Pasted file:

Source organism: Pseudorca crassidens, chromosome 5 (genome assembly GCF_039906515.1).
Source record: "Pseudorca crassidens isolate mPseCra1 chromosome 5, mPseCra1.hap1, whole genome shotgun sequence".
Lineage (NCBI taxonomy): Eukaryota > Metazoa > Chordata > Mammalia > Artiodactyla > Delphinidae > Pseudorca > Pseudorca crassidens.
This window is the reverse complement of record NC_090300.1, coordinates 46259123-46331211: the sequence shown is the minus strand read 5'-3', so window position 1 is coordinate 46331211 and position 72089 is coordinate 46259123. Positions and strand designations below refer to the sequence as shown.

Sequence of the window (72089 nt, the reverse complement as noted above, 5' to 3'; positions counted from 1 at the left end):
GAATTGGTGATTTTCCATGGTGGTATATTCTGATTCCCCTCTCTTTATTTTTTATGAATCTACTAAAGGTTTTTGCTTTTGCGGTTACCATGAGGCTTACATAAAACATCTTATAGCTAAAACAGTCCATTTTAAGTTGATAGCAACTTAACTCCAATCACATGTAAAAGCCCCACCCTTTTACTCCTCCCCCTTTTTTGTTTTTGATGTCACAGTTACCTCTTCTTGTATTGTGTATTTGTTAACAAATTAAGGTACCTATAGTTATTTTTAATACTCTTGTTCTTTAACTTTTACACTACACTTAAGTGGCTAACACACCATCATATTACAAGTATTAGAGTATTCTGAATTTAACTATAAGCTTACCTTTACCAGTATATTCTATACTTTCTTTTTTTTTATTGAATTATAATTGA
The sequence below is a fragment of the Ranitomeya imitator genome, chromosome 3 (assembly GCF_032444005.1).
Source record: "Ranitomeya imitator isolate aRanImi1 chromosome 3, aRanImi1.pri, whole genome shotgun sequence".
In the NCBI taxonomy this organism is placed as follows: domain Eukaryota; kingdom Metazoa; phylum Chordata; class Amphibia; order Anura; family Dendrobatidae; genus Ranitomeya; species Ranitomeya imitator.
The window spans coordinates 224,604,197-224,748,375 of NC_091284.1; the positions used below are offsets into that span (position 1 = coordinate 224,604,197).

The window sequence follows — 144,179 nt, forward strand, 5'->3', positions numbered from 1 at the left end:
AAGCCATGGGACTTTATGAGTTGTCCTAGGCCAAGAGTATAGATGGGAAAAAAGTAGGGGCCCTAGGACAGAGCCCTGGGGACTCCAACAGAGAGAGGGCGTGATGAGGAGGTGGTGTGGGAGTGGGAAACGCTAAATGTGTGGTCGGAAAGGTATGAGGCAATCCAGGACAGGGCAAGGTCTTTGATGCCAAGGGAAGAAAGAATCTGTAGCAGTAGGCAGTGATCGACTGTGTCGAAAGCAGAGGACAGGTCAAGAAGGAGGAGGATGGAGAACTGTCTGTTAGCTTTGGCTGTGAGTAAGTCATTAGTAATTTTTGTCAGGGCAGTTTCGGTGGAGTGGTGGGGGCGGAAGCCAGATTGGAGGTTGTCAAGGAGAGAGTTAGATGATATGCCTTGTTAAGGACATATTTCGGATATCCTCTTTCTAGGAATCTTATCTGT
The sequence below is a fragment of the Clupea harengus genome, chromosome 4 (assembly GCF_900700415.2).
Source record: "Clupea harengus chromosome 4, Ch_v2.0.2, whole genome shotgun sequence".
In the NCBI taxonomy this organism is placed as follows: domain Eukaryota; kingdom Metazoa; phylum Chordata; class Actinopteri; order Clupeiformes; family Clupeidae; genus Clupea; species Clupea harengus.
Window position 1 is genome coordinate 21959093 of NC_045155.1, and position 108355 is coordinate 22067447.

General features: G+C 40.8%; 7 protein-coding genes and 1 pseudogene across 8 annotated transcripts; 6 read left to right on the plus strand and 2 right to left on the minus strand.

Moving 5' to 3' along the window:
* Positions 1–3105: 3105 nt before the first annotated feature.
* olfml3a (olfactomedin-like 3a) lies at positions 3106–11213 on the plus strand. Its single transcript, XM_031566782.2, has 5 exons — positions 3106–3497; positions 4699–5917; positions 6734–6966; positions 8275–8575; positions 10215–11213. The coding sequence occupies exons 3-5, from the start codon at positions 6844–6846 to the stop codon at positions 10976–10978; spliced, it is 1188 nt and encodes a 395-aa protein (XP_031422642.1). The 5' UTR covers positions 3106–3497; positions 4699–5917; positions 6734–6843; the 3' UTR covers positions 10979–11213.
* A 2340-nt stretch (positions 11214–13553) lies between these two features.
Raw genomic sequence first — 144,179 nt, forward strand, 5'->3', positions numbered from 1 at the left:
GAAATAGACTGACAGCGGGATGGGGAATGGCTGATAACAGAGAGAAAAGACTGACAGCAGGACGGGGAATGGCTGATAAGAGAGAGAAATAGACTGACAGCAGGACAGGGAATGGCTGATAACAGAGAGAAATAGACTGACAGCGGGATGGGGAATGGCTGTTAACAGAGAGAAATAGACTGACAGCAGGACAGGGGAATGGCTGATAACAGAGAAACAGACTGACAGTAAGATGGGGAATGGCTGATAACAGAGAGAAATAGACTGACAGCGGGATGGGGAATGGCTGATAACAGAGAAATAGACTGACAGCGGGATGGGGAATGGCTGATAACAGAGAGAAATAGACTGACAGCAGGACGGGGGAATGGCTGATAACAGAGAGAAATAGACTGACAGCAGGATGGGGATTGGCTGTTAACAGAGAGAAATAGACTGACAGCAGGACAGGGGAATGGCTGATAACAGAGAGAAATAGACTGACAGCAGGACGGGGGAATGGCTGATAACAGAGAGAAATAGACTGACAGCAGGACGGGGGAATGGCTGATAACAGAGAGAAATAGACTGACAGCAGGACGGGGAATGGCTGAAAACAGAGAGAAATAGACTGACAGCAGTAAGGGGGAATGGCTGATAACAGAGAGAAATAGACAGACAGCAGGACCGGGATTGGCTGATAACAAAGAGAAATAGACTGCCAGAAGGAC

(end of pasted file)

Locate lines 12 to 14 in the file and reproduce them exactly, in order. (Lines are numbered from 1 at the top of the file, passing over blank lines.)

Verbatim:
AAGCCATGGGACTTTATGAGTTGTCCTAGGCCAAGAGTATAGATGGGAAAAAAGTAGGGGCCCTAGGACAGAGCCCTGGGGACTCCAACAGAGAGAGGGCGTGATGAGGAGGTGGTGTGGGAGTGGGAAACGCTAAATGTGTGGTCGGAAAGGTATGAGGCAATCCAGGACAGGGCAAGGTCTTTGATGCCAAGGGAAGAAAGAATCTGTAGCAGTAGGCAGTGATCGACTGTGTCGAAAGCAGAGGACAGGTCAAGAAGGAGGAGGATGGAGAACTGTCTGTTAGCTTTGGCTGTGAGTAAGTCATTAGTAATTTTTGTCAGGGCAGTTTCGGTGGAGTGGTGGGGGCGGAAGCCAGATTGGAGGTTGTCAAGGAGAGAGTTAGATGATATGCCTTGTTAAGGACATATTTCGGATATCCTCTTTCTAGGAATCTTATCTGT
The sequence below is a fragment of the Clupea harengus genome, chromosome 4 (assembly GCF_900700415.2).
Source record: "Clupea harengus chromosome 4, Ch_v2.0.2, whole genome shotgun sequence".